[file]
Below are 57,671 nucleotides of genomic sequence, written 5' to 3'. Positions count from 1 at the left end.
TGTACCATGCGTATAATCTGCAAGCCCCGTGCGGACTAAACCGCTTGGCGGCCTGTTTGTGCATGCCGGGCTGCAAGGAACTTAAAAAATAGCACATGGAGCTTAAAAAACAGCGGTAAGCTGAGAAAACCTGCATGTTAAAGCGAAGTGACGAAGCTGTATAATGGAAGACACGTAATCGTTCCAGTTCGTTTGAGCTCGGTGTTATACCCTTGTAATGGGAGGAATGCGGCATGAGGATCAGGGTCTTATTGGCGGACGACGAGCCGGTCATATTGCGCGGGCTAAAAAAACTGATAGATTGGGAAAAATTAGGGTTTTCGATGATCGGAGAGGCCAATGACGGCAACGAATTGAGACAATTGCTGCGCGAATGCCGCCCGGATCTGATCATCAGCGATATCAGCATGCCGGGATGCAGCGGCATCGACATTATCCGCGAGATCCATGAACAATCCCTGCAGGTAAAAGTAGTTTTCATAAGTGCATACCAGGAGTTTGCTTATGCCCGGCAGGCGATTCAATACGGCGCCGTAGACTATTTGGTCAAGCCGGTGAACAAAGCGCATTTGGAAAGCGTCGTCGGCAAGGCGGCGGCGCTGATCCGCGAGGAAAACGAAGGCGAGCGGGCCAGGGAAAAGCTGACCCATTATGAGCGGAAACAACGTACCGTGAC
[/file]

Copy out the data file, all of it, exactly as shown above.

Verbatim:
Below are 57,671 nucleotides of genomic sequence, written 5' to 3'. Positions count from 1 at the left end.
TGTACCATGCGTATAATCTGCAAGCCCCGTGCGGACTAAACCGCTTGGCGGCCTGTTTGTGCATGCCGGGCTGCAAGGAACTTAAAAAATAGCACATGGAGCTTAAAAAACAGCGGTAAGCTGAGAAAACCTGCATGTTAAAGCGAAGTGACGAAGCTGTATAATGGAAGACACGTAATCGTTCCAGTTCGTTTGAGCTCGGTGTTATACCCTTGTAATGGGAGGAATGCGGCATGAGGATCAGGGTCTTATTGGCGGACGACGAGCCGGTCATATTGCGCGGGCTAAAAAAACTGATAGATTGGGAAAAATTAGGGTTTTCGATGATCGGAGAGGCCAATGACGGCAACGAATTGAGACAATTGCTGCGCGAATGCCGCCCGGATCTGATCATCAGCGATATCAGCATGCCGGGATGCAGCGGCATCGACATTATCCGCGAGATCCATGAACAATCCCTGCAGGTAAAAGTAGTTTTCATAAGTGCATACCAGGAGTTTGCTTATGCCCGGCAGGCGATTCAATACGGCGCCGTAGACTATTTGGTCAAGCCGGTGAACAAAGCGCATTTGGAAAGCGTCGTCGGCAAGGCGGCGGCGCTGATCCGCGAGGAAAACGAAGGCGAGCGGGCCAGGGAAAAGCTGACCCATTATGAGCGGAAACAACGTACCGTGAC